News Flash: There Are No Self-Driving Cars on Sale Today
You don’t own an autonomous vehicle, no matter what the marketing implies.
A public service announcement: There are no self-driving cars for sale-anywhere-today. You don’t own a self-driving car, no one you know does, and anyone who tells you differently is wrong. And dangerous.
This seems like something car fans should already know; it’s something MotorTrend has reiterated in our stories. However, it’s become abundantly, disturbingly clear the message isn’t reaching an increasing number of people. So, I’ll say it louder: You cannot buy a self-driving car. They don’t exist outside of the tech companies trying to develop them, and they likely won’t exist in public for many more years.
What exists today is a collection of technologies called Advanced Driver Assistance SSystems (ADAS), which can handle basic driving tasks for short periods of time in specific, ideal conditions. ADAS must be monitored at all times, and the car’s driver must be alert, undistracted, and prepared to take control at any moment. The best ADAS available today allow drivers to take their hands off the wheel but not their eyes off the road.
These systems fall under the Society of Automotive Engineers’ (SAE) classification system as SAE Level 2. That’s level two out of five. What you think of as real self-driving or autonomous driving, where a car pilots itself anywhere at any time in any conditions, is Level 5. Sorry, but we’re a long, long way from Level 5.
What about Level 3? Glad you asked. Many automakers consider it to be so dangerous, they plan to skip it entirely. Level 3 means a car can drive itself completely in good conditions, but the driver still has to pay attention and be ready to take over at any time. Problem is, study after study shows humans are absolutely terrible at this kind of multitasking and refocusing.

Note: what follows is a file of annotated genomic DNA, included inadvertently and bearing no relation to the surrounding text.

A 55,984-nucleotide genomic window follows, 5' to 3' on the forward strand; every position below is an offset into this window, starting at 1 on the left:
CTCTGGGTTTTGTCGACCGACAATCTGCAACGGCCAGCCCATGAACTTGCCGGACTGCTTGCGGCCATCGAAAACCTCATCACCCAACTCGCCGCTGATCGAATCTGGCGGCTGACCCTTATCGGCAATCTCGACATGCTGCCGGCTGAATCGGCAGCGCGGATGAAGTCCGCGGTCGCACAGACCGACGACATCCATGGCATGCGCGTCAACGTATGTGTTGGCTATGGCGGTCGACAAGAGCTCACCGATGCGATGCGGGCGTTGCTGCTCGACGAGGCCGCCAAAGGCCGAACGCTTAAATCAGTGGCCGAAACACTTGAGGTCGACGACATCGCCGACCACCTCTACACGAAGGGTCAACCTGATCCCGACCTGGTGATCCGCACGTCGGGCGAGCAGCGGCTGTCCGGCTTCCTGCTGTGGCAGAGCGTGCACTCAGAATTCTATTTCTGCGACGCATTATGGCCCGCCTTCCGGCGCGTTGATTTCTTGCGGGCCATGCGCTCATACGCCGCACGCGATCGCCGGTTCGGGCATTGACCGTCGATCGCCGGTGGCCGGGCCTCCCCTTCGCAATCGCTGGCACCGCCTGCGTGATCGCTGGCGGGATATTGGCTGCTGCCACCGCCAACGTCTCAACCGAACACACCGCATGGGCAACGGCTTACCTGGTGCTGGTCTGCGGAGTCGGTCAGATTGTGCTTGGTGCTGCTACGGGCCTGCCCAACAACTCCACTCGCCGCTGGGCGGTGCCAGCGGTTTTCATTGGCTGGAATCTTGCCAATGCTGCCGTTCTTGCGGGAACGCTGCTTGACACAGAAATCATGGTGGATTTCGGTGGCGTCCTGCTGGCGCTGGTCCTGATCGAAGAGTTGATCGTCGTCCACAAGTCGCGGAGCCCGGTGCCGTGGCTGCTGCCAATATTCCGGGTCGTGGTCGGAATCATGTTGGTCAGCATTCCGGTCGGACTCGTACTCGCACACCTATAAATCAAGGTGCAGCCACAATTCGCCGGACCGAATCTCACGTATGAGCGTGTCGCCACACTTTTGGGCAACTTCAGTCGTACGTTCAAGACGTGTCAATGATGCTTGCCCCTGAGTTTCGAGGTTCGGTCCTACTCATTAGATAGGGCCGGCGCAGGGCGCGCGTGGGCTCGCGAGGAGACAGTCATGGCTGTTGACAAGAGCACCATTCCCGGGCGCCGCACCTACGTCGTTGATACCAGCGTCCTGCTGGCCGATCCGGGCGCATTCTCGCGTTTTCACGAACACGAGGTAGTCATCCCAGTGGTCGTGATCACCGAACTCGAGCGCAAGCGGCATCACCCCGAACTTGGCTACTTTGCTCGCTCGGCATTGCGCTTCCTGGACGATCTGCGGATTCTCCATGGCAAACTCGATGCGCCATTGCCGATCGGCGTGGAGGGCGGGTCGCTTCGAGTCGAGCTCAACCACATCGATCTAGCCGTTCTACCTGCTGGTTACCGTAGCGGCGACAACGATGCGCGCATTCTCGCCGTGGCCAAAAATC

In fact, it’s already happening with these advanced Level 2 systems. A number of high-profile crashes involving Teslas, several of them deadly, have been linked conclusively to distracted drivers who thought their cars could drive themselves. Wannabe influencers are posting pictures and videos of themselves playing on their phones, pretending to sleep, or even climbing out of the driver’s seat of a moving car running Level 2 tech. Some idiot rich kid in California keeps getting arrested for riding in his Tesla’s back seat because he moronically believes the car can drive itself. It won’t happen just in Teslas for long, either, as more brands bring this technology to market.
Much of this confusion lies at the feet of poor communication. Poorly named and marketed Level 2 systems have, intentionally or not, given many people the impression their cars are far more advanced and capable than they are. Adding easily defeated attention-monitoring systems and a fine-print disclaimer on the screen hardly makes up for a CEO going on TV news and letting the car attempt to drive itself while he takes his hands off the wheel and his eyes off the road speaking to the reporter next to him. Neither does a one-line disclaimer halfway down the driver assistance section of your corporate webpage.
The industry has known this for decades. As William F. Sherman, then technical director of the Automobile Manufacturers Association, was quoted in 1961, “We’ve long since given up on the idea that the motorist will read the owner’s manual.”
If you won’t read the owner’s manual, or the warning/agreement on your car’s screen, or the manufacturer’s website, then read this one more time: You do not own a self-driving car. There are no self-driving cars for sale today. Keep your eyes on the road at all times. And spread the word.